Avoid scheduling interviews on Fridays whenever possible
Avoid scheduling interviews more than a week in advance
Clearly outline where and when the interview is to take place
Let the candidate know who to ask for or what to say upon arrival
Part B: Ghost Data
One reality that today's hiring managers must face, is that a number of applicants simply won't show up for their scheduled interviews. Although the data is difficult to track, general estimates are that between 20-50% of interviews will result in no-shows. This happens so regularly, in fact, that there's even a term for it: ghosting.
When we look at the data that is available, we can see correlations between unemployment rates, salary, and candidate no-shows.
The chart above illustrates a relationship between candidates who ghost interviews and the annual salary of the position they're interviewing for. From this, we can assume that:
Higher Salary Positions = Lower No-Show Rates
Lower Salary Positions = Higher No-Show Rates
The chart below illustrates the correlation between unemployment rates (UR) and candidate no-shows (NS).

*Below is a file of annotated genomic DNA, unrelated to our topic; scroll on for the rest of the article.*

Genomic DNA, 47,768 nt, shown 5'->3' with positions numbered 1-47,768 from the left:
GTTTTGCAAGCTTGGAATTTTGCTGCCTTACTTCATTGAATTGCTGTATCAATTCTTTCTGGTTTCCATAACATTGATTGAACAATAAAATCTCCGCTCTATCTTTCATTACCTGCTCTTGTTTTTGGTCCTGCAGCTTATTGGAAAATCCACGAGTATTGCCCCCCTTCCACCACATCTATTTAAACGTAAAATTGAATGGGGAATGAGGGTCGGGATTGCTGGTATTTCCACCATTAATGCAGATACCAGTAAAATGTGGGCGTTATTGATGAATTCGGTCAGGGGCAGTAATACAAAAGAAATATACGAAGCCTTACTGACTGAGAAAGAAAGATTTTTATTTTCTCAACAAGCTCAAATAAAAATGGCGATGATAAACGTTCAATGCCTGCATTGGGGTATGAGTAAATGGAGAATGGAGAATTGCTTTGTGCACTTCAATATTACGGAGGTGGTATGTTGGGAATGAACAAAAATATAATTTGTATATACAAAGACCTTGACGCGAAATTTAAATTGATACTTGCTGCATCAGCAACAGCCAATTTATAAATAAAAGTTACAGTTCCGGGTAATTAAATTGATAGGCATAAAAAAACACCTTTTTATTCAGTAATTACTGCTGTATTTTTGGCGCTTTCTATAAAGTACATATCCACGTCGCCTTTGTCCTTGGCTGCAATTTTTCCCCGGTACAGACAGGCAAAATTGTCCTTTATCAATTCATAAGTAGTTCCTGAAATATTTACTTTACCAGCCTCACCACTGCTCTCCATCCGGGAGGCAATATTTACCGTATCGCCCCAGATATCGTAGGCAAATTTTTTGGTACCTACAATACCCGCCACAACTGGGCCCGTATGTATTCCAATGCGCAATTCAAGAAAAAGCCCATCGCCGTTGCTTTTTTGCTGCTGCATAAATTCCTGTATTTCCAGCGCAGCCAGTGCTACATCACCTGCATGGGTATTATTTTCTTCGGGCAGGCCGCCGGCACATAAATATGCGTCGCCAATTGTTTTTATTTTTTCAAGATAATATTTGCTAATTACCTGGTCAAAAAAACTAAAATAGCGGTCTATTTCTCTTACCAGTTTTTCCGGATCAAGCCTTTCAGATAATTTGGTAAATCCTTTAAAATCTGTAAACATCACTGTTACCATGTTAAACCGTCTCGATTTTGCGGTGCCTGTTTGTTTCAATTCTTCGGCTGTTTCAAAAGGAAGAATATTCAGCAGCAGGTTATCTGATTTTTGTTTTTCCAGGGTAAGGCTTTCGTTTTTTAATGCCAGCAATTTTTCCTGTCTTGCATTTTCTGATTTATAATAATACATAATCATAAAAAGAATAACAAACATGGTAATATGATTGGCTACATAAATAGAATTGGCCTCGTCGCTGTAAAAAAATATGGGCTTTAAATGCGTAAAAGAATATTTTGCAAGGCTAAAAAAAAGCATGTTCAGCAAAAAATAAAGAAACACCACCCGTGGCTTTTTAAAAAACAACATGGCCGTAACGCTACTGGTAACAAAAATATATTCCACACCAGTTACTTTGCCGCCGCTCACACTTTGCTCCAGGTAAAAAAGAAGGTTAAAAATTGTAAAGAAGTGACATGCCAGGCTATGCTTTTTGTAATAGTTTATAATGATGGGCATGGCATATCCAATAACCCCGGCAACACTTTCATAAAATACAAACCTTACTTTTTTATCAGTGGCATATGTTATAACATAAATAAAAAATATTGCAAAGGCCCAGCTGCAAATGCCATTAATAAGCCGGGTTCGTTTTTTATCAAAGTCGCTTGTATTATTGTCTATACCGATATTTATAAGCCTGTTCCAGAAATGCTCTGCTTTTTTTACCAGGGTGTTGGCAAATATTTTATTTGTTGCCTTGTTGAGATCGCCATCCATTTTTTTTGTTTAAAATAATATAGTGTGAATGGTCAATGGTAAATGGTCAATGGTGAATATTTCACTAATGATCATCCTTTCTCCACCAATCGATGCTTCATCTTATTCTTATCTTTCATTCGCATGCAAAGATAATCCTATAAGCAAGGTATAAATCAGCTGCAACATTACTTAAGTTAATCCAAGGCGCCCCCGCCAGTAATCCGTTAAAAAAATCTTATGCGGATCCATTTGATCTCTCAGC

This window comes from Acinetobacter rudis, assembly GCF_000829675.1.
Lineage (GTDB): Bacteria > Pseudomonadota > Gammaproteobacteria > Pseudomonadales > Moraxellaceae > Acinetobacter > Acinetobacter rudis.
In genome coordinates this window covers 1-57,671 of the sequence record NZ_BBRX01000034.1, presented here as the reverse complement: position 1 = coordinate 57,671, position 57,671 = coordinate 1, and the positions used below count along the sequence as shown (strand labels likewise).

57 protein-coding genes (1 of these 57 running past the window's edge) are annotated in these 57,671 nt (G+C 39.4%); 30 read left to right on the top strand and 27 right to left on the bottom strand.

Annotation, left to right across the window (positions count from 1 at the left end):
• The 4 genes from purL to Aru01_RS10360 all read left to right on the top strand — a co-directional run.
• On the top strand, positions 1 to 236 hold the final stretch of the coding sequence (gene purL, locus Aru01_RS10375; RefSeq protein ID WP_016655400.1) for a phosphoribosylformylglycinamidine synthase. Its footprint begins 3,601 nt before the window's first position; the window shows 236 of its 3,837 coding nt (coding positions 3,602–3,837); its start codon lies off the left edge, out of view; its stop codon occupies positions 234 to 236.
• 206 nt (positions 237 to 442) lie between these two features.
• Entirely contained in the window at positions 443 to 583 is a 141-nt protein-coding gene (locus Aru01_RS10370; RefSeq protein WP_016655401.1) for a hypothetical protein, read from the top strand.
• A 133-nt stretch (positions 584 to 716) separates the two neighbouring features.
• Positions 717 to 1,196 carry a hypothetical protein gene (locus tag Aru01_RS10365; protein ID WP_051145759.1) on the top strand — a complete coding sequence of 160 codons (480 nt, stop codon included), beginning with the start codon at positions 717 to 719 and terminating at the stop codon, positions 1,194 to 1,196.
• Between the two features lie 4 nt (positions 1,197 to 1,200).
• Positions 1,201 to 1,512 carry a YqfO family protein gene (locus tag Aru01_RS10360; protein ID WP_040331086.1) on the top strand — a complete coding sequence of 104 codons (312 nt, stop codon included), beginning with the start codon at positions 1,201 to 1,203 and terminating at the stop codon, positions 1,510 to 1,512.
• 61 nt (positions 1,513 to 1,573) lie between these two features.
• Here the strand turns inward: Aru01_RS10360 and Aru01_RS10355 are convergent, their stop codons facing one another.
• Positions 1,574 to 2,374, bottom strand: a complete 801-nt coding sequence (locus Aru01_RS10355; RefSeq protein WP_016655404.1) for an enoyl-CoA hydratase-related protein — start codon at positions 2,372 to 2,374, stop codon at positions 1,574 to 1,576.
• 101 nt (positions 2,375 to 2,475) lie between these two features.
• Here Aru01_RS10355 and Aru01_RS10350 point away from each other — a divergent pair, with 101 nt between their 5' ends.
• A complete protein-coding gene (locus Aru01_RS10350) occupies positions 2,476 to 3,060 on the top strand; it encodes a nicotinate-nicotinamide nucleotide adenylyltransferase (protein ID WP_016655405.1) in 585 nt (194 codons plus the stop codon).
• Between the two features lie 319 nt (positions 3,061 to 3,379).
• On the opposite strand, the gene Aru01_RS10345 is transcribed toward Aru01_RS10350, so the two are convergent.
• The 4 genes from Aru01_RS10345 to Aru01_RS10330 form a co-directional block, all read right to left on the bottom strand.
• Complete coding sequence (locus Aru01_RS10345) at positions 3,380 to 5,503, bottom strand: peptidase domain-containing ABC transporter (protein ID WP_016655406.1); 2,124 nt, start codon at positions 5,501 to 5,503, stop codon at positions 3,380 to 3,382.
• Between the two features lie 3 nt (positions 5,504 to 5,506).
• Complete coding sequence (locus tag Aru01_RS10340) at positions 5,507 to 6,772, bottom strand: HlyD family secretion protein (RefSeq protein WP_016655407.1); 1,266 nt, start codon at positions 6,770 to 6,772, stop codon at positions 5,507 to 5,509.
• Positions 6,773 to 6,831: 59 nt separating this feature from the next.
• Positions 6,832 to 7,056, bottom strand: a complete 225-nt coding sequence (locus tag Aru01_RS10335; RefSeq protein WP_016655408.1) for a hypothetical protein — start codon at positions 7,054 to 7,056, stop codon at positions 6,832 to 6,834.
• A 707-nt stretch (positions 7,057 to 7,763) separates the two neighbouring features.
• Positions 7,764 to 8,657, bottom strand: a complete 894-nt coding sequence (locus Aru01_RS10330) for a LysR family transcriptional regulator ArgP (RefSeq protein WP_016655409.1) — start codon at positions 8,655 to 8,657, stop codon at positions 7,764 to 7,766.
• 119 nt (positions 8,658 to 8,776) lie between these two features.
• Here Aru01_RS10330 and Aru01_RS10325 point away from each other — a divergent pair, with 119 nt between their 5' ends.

Here we see declining unemployment rates over the past six years shown relative to the increasing percentage of no-shows during that same time frame. From these data points, we can assume that:
Higher Unemployment Rates = Lower No-Show Rates
Lower Unemployment Rates = Higher No-Show Rates
This information is critical when deciding how many shortlist interviews to schedule. Another caveat to consider is how interview times affect the likelihood of being ghosted. ERE Recruiting conducted a year-long study that analyzed the interview results of 55,000 hourly employees. What they found was that interview times have a profound impact on candidate no-shows:
PM is the worst time to schedule an interview, with 3 PM receiving the highest number of no-shows at 52%
Interviewees are 27% more likely to show up if the interview is held in the AM.
Too early isn't good either: 50% of 8:00 AM interviews are ghosted
9:00 - 10:00 AM is the best time to schedule an interview according the study
Phase 4: Conducting Interviews
Note: For our purposes, it is assumed that all interviews are to be conducted onsite using one hiring manager. Likewise, for the sake of efficiency, it is assumed that only one interview is needed to make a hiring decision. However, many of the tactics and ideas outlined in Phase 4 can be applied to phone, video, group, and multi-stage interviews.
Part A: Pre-Interview